By the same token… only the most versatile and – let’s be honest – leggy dancers could make Whiteman’s troupe and we meet them too - all sixteen sat in a row arms aloft in unison and frills on show for the Dads in the front row.

32 legs
The pace drops for a really slow song about brides which features a lot of processing and the world’s longest bridal train… another age in which marriage was a literal stairway to heaven – well, there was a lady who was sure.

A few sections are still missing and where possible stills feature over the audio. We miss one sketch featuring Laura La Plante but another features her as a newspaper editor demanding coverage of stories as soon as, if not before they happen. She could easily be an online editor and her haircut is a razor-sharp thing of yellow-tinged platinum: colour brings us that little bit closer to the monochrome age.

Talking of which, Bing sings with two others (Al Rinker and Harry Barris), as The Rhythm Boys and let me tell you, this kid (he was 26 at the time) will go places. Apart from the voice, Crosby has the extra zip to pull your eyes towards him in any ensemble: here’s one of the greats in his first film appearance, muscling his way forwards.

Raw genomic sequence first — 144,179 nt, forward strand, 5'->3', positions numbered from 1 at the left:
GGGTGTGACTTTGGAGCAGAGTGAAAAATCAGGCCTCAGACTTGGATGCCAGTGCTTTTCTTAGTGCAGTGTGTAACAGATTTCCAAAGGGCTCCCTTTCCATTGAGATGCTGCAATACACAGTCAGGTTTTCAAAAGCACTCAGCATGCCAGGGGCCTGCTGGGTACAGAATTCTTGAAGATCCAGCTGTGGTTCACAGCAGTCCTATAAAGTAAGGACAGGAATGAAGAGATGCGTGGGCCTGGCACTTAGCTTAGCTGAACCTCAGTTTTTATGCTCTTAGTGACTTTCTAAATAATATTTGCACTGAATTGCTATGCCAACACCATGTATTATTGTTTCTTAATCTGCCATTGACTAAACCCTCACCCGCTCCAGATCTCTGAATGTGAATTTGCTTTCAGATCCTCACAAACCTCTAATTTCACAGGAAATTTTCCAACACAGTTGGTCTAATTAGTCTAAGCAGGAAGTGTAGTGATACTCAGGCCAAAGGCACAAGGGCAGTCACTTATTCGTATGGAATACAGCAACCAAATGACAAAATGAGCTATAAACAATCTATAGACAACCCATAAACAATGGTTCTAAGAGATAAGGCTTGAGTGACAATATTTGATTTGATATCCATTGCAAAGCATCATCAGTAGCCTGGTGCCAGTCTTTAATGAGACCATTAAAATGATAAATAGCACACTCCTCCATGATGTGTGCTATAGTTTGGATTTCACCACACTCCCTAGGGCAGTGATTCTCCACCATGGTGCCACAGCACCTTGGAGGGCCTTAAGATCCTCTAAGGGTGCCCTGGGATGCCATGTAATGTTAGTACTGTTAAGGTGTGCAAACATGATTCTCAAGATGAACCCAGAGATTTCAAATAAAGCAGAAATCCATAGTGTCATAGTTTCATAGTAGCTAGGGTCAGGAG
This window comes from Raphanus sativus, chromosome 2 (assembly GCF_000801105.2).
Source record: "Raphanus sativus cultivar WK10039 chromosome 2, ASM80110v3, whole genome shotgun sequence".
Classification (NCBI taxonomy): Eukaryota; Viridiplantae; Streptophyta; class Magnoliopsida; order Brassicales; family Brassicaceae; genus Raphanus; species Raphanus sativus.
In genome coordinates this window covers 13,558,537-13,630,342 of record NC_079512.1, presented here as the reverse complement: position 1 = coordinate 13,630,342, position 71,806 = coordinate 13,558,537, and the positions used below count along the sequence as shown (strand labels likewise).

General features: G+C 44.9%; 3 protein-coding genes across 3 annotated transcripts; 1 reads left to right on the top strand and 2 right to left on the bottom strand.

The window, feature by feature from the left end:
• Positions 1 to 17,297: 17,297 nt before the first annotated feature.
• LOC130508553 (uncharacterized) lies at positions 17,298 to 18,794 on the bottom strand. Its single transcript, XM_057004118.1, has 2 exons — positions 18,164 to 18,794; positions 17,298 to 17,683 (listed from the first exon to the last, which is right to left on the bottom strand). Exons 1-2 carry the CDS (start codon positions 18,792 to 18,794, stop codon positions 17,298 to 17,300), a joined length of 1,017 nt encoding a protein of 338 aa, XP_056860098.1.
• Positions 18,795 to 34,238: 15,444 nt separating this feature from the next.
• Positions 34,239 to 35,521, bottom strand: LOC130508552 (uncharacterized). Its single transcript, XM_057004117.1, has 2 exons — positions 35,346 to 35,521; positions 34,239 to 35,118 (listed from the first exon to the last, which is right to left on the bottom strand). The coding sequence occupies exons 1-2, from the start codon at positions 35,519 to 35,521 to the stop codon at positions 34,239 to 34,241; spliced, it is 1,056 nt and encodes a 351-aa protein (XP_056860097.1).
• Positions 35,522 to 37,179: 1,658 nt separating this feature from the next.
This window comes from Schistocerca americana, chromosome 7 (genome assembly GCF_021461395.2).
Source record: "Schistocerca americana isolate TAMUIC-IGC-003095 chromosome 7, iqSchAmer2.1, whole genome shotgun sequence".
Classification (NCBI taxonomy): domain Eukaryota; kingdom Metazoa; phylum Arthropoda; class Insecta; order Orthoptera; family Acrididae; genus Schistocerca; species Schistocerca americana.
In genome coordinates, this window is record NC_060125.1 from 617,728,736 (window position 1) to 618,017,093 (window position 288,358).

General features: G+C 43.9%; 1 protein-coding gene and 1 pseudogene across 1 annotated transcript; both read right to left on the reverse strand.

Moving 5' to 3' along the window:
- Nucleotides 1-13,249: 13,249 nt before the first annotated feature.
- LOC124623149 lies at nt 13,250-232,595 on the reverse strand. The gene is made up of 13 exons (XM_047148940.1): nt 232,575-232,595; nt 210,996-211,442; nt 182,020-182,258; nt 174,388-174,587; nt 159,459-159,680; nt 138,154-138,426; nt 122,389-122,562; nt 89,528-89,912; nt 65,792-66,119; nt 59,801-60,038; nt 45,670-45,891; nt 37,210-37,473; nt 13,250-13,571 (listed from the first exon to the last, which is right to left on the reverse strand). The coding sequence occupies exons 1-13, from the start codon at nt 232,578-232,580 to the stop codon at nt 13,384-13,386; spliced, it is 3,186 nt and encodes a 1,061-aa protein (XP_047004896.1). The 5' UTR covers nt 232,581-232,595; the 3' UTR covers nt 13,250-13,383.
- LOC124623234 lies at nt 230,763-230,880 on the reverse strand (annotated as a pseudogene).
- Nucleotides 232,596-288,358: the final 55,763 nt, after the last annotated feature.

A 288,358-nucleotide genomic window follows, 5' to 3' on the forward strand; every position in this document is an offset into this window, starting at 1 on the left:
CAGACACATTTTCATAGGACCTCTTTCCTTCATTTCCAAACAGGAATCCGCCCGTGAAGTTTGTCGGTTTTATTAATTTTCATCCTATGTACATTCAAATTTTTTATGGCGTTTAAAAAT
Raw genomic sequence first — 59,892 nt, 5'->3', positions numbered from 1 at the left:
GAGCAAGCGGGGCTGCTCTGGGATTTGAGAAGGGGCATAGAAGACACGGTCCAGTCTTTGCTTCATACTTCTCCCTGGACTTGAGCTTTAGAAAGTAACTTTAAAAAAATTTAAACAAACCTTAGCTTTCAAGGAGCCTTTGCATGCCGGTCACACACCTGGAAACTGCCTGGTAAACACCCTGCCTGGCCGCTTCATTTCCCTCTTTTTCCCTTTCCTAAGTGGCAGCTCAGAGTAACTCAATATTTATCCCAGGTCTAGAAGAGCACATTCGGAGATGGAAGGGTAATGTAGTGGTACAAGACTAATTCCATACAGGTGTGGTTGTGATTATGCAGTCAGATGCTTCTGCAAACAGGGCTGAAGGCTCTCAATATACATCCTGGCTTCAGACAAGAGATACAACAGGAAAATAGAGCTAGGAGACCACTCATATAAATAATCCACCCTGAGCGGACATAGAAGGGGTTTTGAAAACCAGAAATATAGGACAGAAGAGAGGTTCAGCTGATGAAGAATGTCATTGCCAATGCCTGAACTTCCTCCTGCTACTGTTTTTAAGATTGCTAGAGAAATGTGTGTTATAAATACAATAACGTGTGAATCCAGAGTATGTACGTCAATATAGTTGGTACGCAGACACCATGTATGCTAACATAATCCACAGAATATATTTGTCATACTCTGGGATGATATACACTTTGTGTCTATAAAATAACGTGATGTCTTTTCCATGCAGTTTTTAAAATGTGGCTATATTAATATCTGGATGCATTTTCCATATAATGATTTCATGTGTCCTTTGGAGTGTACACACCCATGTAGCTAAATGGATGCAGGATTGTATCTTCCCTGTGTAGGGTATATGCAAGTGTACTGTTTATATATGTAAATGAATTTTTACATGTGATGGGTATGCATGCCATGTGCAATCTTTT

Young Bing
Next to these Boys, songs about lost love in Monterey tend to pale although it’s good to see the source material for many of BBC’s Strictly Come Dancing’s cheese.

Then some madness about selling fish from Jack White (yes, I know… is it in the name?!) with Whiteman’s crew, including Bing, as the audience. White has the look of a genuine maniac and is so one the edge he helps put the whole show in better context: this lot were hip they knew what was cool and what was not.

Rhapsody in Green is magnificent and you can see an excerpt on YouTube right now. The kitchen sink is involved in the film’s emotional high-point both in terms of visuals as well as compositional integrity. It opens with a quite outstanding ballet as a black dancer (probably…) dances on a huge drum to illustrate the origins of jazz in the “voodoo drums of Africa”. Cringing conceits aside he’s a fantastic dancer.

Dream on Elton, Liberace...
Happy Feet is enlivened by a contortionist dancer and there’s Nell O'Day and the Tommy Atkins Sextet, a troupe of men who, literally, throw their blonde lead female around – she is spun 180 degrees and only their extended hands catch her and prevent her landing face-first on the boards… How many rehearsals went wrong before this all went right?!